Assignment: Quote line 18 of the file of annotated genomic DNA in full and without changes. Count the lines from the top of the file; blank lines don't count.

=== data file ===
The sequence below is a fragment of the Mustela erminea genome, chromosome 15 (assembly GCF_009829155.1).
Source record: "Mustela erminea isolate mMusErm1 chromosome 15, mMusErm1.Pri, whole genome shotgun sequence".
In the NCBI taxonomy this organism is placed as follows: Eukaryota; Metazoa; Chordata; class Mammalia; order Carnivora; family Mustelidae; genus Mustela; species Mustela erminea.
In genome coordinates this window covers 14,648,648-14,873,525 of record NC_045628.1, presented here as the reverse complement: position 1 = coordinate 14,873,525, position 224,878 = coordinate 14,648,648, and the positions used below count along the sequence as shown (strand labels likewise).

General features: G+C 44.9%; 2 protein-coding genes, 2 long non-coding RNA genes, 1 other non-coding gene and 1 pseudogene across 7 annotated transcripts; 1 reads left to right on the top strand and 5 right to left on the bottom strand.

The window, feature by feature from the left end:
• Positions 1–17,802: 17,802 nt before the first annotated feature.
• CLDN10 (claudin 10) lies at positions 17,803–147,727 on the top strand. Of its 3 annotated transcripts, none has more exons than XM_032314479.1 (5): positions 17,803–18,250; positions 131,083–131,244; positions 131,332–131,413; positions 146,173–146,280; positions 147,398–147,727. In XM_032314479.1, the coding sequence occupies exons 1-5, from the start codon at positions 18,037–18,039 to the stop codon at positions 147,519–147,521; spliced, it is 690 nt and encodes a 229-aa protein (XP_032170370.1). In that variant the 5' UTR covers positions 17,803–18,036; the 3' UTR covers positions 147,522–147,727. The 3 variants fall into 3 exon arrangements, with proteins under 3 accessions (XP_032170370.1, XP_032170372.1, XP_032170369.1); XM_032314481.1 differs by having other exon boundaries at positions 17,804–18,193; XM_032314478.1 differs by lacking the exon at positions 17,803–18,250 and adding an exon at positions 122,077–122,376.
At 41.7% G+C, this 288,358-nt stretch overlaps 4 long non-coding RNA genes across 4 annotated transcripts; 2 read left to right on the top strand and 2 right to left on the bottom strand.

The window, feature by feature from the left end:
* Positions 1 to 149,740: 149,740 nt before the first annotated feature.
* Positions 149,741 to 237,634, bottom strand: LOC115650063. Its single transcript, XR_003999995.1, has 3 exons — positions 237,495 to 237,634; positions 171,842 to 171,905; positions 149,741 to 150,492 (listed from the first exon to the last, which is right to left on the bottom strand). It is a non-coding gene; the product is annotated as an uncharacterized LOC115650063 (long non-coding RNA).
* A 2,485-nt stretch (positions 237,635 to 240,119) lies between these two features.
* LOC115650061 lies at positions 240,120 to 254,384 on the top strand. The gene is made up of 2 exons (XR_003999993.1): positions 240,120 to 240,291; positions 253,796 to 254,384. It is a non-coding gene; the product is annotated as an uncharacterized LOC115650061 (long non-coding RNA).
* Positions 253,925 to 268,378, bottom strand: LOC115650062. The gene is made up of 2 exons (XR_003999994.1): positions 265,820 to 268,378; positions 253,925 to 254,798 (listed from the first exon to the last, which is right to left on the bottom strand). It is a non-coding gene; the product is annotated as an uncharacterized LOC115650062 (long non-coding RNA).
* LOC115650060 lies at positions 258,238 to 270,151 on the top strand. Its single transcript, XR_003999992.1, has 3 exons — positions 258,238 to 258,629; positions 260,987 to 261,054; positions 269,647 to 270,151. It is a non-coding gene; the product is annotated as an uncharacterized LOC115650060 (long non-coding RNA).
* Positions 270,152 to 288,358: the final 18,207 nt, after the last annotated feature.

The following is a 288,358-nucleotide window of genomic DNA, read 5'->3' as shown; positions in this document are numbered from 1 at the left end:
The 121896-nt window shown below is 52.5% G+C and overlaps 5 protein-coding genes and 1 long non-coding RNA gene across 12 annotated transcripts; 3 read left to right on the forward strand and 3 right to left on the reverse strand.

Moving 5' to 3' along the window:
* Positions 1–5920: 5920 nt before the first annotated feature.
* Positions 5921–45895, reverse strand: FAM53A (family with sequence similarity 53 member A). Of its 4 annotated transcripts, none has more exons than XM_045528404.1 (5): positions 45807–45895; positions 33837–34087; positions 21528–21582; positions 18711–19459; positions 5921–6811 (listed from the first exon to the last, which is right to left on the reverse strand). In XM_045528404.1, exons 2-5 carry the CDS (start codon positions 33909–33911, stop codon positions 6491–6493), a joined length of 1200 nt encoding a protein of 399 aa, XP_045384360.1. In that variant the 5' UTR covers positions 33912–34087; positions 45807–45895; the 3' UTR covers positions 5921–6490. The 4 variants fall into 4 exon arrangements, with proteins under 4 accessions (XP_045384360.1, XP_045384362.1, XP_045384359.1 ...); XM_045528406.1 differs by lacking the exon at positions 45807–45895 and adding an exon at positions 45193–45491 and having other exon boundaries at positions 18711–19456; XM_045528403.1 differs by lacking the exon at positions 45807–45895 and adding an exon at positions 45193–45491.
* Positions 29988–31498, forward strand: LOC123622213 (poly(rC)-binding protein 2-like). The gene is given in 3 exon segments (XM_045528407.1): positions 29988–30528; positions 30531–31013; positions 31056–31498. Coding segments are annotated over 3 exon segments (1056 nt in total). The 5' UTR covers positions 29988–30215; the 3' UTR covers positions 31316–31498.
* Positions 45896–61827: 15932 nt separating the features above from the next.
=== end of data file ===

The following is a 288,358-nucleotide window of genomic DNA, read 5'->3' as shown; positions in this document are numbered from 1 at the left end: